Effect of Coating and Particle Properties on the Cycling Stability of Li-Ion Conductor (LIC) Coated Sulfur Cathodes
Among the available energy-storage technologies, lithium batteries will play an increasingly important role because of their high specific energy and energy density. Since their introduction in 1991, Li-ion batteries have transformed portable electronic devices. New generations of such batteries will transform transport and find use in stationary electricity storage. Extensive research in lithium-ion anode technologies have made it possible to obtain 1,950 mAh/g anode capacities with stable performance (1-3). However the current cathodes plays a limiting role with a maximum achieved capacity five folds lower than that of the anode (4). Reaching beyond the horizon of Li-ion batteries is a serious challenge and requires the exploration of new chemistries, especially related to the electrochemistry, and new materials development. Li-S battery which works on the ‘conversion’ principle is a promising candidate for this purpose. Sulfur has a theoretical capacity of 1672 mAh/g, representing to nearly 6, 11 and 10 fold improvement in capacity as compared to LiCoO2, LiMn2O4 and LiFePO4respectively. Since the first demonstration of LiS batteries, research has burgeoned at an alarming rate in this exciting field.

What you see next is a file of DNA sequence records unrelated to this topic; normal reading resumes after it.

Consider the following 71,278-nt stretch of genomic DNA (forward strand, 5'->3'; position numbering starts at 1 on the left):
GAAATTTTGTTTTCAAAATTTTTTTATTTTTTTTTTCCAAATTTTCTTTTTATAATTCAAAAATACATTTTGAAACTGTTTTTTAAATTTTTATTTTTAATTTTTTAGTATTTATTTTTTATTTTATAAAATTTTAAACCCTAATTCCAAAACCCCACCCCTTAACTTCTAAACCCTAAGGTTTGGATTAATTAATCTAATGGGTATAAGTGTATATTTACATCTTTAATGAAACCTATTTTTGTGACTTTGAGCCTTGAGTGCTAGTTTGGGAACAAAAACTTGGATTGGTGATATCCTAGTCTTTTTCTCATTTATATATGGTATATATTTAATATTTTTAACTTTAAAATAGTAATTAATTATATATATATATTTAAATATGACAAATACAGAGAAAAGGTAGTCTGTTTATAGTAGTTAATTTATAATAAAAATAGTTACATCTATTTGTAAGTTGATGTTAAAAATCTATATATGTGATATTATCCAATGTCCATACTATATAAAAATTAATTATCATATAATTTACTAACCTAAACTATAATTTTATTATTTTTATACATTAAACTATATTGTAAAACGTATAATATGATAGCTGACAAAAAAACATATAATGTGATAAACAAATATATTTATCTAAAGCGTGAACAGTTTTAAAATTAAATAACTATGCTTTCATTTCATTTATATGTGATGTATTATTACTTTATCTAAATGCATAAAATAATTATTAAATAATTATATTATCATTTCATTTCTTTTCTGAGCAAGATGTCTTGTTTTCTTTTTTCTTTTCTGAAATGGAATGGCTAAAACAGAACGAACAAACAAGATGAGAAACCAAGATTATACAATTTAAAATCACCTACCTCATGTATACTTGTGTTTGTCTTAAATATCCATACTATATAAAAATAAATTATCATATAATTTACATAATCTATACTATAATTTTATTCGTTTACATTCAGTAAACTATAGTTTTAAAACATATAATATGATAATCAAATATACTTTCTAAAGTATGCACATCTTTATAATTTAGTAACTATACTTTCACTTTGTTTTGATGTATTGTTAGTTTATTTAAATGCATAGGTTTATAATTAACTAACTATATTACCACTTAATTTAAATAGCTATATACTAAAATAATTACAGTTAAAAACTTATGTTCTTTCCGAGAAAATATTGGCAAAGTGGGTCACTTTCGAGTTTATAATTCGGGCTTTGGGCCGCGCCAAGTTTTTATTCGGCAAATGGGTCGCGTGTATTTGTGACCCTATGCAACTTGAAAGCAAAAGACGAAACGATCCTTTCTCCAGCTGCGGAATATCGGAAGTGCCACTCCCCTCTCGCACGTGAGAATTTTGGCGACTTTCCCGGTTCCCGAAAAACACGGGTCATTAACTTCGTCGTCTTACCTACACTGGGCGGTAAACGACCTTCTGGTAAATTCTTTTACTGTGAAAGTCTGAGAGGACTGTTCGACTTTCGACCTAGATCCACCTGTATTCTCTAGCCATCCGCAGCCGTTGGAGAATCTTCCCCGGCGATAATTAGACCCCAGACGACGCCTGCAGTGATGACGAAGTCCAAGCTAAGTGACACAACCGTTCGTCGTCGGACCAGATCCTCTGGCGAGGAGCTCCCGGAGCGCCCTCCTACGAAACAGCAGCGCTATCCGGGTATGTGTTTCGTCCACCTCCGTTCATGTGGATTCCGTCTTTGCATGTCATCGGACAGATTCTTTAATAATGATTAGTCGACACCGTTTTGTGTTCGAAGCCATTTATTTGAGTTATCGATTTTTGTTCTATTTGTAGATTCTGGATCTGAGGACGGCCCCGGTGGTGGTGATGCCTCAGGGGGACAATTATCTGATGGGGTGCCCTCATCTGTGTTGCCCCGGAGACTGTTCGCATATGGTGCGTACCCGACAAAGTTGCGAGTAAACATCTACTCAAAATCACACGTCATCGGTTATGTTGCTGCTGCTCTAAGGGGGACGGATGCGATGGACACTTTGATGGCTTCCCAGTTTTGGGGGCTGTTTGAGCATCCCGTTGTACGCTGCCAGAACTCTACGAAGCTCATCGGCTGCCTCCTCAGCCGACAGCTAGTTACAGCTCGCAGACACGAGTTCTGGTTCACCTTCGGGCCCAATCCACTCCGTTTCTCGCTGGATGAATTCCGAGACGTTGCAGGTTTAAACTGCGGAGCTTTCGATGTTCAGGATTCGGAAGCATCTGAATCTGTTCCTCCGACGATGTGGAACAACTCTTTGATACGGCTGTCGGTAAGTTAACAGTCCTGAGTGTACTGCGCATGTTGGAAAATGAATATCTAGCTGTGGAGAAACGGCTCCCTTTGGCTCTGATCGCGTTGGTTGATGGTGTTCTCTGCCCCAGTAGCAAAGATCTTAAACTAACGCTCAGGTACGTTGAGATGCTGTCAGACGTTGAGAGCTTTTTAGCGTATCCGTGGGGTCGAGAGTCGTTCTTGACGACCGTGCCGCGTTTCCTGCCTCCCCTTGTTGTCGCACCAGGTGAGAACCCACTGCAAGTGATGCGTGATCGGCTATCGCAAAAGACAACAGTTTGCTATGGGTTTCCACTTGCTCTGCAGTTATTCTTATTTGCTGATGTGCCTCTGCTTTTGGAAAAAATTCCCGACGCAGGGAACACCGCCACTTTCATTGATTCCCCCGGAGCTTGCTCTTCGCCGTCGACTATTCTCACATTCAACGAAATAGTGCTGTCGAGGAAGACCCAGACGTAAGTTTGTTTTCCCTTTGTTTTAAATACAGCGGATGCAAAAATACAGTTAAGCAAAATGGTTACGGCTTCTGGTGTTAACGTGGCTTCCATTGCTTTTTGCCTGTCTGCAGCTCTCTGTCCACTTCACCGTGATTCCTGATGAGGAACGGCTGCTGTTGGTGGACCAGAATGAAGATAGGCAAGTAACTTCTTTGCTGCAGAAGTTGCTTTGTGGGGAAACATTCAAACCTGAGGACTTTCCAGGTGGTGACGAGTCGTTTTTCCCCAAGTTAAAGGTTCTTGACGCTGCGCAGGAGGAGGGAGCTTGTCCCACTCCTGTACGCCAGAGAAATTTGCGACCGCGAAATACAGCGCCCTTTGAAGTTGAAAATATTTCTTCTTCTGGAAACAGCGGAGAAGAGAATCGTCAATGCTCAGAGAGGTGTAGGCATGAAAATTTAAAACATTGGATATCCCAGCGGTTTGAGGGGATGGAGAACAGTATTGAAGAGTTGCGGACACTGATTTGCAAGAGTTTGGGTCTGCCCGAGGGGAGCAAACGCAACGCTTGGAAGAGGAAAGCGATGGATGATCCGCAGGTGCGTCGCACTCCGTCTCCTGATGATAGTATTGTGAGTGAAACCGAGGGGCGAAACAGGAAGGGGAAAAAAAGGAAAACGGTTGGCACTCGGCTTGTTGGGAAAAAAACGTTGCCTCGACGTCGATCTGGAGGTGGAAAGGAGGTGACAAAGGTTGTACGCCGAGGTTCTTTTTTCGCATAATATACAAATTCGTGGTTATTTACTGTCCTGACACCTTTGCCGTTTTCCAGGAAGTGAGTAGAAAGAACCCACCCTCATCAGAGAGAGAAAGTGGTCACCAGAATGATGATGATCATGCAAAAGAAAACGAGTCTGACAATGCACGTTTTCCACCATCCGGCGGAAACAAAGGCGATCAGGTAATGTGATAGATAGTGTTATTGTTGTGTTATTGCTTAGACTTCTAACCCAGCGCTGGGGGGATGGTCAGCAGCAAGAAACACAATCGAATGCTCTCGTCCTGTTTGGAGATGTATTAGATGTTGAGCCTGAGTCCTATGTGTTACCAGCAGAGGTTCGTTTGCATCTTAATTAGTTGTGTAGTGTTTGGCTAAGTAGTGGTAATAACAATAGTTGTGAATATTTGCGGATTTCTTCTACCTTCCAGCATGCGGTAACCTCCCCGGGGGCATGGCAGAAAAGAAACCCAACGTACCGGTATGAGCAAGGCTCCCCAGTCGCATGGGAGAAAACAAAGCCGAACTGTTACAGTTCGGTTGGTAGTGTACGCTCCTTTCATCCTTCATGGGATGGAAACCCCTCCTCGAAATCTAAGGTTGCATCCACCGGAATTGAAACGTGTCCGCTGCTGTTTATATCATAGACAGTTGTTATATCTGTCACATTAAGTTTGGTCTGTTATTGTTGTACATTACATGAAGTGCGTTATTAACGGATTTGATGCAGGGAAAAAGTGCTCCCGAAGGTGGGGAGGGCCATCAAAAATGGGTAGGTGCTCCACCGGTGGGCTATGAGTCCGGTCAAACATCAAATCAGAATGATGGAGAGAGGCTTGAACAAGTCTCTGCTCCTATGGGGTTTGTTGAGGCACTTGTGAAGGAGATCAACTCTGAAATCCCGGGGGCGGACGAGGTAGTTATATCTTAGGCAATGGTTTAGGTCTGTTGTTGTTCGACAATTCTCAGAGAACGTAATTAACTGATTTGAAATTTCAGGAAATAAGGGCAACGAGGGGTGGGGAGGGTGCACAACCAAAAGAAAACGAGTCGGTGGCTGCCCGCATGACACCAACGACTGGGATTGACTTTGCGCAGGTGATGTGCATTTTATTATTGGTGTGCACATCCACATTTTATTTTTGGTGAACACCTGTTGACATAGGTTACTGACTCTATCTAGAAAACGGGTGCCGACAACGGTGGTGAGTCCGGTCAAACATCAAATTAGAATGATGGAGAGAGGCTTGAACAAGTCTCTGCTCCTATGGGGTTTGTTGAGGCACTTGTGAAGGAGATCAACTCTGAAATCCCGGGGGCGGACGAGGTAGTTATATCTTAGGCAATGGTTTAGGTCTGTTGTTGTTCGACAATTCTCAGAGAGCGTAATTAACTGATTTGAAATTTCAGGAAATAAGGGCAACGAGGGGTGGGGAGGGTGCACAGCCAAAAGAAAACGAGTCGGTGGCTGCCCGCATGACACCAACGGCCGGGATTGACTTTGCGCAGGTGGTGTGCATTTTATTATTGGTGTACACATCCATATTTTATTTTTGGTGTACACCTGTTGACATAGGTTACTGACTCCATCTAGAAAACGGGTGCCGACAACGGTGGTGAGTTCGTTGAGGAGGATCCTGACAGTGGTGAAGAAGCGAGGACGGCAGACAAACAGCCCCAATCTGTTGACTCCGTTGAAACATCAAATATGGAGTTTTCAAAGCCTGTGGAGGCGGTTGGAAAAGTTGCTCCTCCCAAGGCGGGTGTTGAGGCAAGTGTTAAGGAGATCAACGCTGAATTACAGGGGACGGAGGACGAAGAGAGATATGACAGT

However, this technology still has many challenges due to the poor conductivity of sulfur and more importantly, the polysulfide dissolution. Polysulfide originally dissolves as short chain and grows into a longer chain, eventually resulting in the loss of active material and capacity fade. Polysulfide dissolution is a serious issue yet to be addressed economically. Previous work from our group(5) demonstrates a very effective method to prevent polysulfide dissolution by coating a thin layer of Lithium Ion Conductor (LIC) over nano-sulfur anode in a multilayer architecture. This approach resulted in a stable capacity of ~600mAh/g for over 60 cycles with minimal fade. In this work, we attempt to enhance the capacity and stability by altering the size of the active sulfur nanomaterials and engineering the porosity of LIC layer on the performance of the battery. Figure 1 depicts an LIC coated sulfur electrode with tailored porosity and pore volume. Using dynamic light scattering the size of nanoparticles is analyzed and porosity and pore volume are studied using mercury porosimetry, envelope density measurement and BET surface area analysis. Results of these studies will be presented and discussed.
Figure 1: SEM image of the LIC coated sulfur electrodes(5).
1. M. K. Datta, J. Maranchi, S. J. Chung, R. Epur, K. Kadakia, P. Jampani and P. N. Kumta, Electrochimica Acta, 56, 4717 (2011).
2. R. Epur, M. K. Datta and P. N. Kumta, Electrochimica Acta, 85, 680 (2012).
3. W. Wang, R. Epur and P. N. Kumta, Electrochemistry Communications, 13, 429 (2011).
4. J. Chen, Materials, 6, 156 (2013).